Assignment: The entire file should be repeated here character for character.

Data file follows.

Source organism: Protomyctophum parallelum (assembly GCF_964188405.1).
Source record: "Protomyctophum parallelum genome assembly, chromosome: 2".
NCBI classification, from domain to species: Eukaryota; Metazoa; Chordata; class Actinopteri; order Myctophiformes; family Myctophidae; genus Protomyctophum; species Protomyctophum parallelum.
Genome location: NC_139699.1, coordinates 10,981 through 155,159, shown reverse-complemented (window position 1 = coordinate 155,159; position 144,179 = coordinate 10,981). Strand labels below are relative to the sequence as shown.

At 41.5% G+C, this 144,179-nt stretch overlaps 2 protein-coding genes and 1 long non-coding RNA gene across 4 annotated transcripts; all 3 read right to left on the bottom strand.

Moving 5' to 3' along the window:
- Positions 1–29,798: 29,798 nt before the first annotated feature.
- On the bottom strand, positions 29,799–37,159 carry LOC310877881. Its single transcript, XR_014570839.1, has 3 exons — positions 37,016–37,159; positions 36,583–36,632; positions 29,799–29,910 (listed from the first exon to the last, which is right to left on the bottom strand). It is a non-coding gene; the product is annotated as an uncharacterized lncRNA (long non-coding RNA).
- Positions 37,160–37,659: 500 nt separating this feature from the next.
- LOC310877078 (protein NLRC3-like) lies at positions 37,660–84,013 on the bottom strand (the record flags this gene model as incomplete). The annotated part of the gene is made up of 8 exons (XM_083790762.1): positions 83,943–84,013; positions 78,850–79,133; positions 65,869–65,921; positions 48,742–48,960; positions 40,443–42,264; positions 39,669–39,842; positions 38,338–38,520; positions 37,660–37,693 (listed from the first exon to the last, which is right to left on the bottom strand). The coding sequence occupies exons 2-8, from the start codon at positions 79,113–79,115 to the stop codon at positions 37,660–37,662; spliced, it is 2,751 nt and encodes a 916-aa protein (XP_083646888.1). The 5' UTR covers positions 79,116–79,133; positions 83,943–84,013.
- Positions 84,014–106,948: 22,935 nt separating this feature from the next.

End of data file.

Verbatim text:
Source organism: Protomyctophum parallelum (assembly GCF_964188405.1).
Source record: "Protomyctophum parallelum genome assembly, chromosome: 2".
NCBI classification, from domain to species: Eukaryota; Metazoa; Chordata; class Actinopteri; order Myctophiformes; family Myctophidae; genus Protomyctophum; species Protomyctophum parallelum.
Genome location: NC_139699.1, coordinates 10,981 through 155,159, shown reverse-complemented (window position 1 = coordinate 155,159; position 144,179 = coordinate 10,981). Strand labels below are relative to the sequence as shown.

At 41.5% G+C, this 144,179-nt stretch overlaps 2 protein-coding genes and 1 long non-coding RNA gene across 4 annotated transcripts; all 3 read right to left on the bottom strand.

Moving 5' to 3' along the window:
- Positions 1–29,798: 29,798 nt before the first annotated feature.
- On the bottom strand, positions 29,799–37,159 carry LOC310877881. Its single transcript, XR_014570839.1, has 3 exons — positions 37,016–37,159; positions 36,583–36,632; positions 29,799–29,910 (listed from the first exon to the last, which is right to left on the bottom strand). It is a non-coding gene; the product is annotated as an uncharacterized lncRNA (long non-coding RNA).
- Positions 37,160–37,659: 500 nt separating this feature from the next.
- LOC310877078 (protein NLRC3-like) lies at positions 37,660–84,013 on the bottom strand (the record flags this gene model as incomplete). The annotated part of the gene is made up of 8 exons (XM_083790762.1): positions 83,943–84,013; positions 78,850–79,133; positions 65,869–65,921; positions 48,742–48,960; positions 40,443–42,264; positions 39,669–39,842; positions 38,338–38,520; positions 37,660–37,693 (listed from the first exon to the last, which is right to left on the bottom strand). The coding sequence occupies exons 2-8, from the start codon at positions 79,113–79,115 to the stop codon at positions 37,660–37,662; spliced, it is 2,751 nt and encodes a 916-aa protein (XP_083646888.1). The 5' UTR covers positions 79,116–79,133; positions 83,943–84,013.
- Positions 84,014–106,948: 22,935 nt separating this feature from the next.